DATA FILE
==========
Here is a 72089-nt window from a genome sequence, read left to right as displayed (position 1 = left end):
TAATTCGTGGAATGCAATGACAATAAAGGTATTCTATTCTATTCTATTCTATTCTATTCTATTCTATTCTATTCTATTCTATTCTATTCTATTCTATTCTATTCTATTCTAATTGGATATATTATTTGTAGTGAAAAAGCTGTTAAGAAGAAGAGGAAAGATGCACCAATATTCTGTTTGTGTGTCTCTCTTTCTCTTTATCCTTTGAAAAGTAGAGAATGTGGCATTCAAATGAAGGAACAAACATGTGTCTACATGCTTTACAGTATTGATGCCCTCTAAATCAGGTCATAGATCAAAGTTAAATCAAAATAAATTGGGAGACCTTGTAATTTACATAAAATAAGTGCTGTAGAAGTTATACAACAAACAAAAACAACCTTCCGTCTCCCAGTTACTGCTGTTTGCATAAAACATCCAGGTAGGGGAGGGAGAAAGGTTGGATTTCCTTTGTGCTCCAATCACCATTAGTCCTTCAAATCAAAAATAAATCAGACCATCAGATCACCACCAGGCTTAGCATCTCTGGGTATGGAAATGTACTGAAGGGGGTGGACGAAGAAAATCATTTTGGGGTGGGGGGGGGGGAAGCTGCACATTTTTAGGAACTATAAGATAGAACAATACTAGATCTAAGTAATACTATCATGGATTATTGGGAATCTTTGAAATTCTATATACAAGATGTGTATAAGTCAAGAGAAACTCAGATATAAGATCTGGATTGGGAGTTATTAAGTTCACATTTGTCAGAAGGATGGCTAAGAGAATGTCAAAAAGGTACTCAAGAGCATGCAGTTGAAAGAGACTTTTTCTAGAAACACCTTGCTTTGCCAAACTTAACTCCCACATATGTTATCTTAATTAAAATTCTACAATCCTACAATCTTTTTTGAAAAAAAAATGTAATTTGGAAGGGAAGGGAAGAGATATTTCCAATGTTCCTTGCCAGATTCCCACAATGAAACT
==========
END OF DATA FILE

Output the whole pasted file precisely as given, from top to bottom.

Here is a 72089-nt window from a genome sequence, read left to right as displayed (position 1 = left end):
TAATTCGTGGAATGCAATGACAATAAAGGTATTCTATTCTATTCTATTCTATTCTATTCTATTCTATTCTATTCTATTCTATTCTATTCTATTCTATTCTATTCTATTCTAATTGGATATATTATTTGTAGTGAAAAAGCTGTTAAGAAGAAGAGGAAAGATGCACCAATATTCTGTTTGTGTGTCTCTCTTTCTCTTTATCCTTTGAAAAGTAGAGAATGTGGCATTCAAATGAAGGAACAAACATGTGTCTACATGCTTTACAGTATTGATGCCCTCTAAATCAGGTCATAGATCAAAGTTAAATCAAAATAAATTGGGAGACCTTGTAATTTACATAAAATAAGTGCTGTAGAAGTTATACAACAAACAAAAACAACCTTCCGTCTCCCAGTTACTGCTGTTTGCATAAAACATCCAGGTAGGGGAGGGAGAAAGGTTGGATTTCCTTTGTGCTCCAATCACCATTAGTCCTTCAAATCAAAAATAAATCAGACCATCAGATCACCACCAGGCTTAGCATCTCTGGGTATGGAAATGTACTGAAGGGGGTGGACGAAGAAAATCATTTTGGGGTGGGGGGGGGGGAAGCTGCACATTTTTAGGAACTATAAGATAGAACAATACTAGATCTAAGTAATACTATCATGGATTATTGGGAATCTTTGAAATTCTATATACAAGATGTGTATAAGTCAAGAGAAACTCAGATATAAGATCTGGATTGGGAGTTATTAAGTTCACATTTGTCAGAAGGATGGCTAAGAGAATGTCAAAAAGGTACTCAAGAGCATGCAGTTGAAAGAGACTTTTTCTAGAAACACCTTGCTTTGCCAAACTTAACTCCCACATATGTTATCTTAATTAAAATTCTACAATCCTACAATCTTTTTTGAAAAAAAAATGTAATTTGGAAGGGAAGGGAAGAGATATTTCCAATGTTCCTTGCCAGATTCCCACAATGAAACT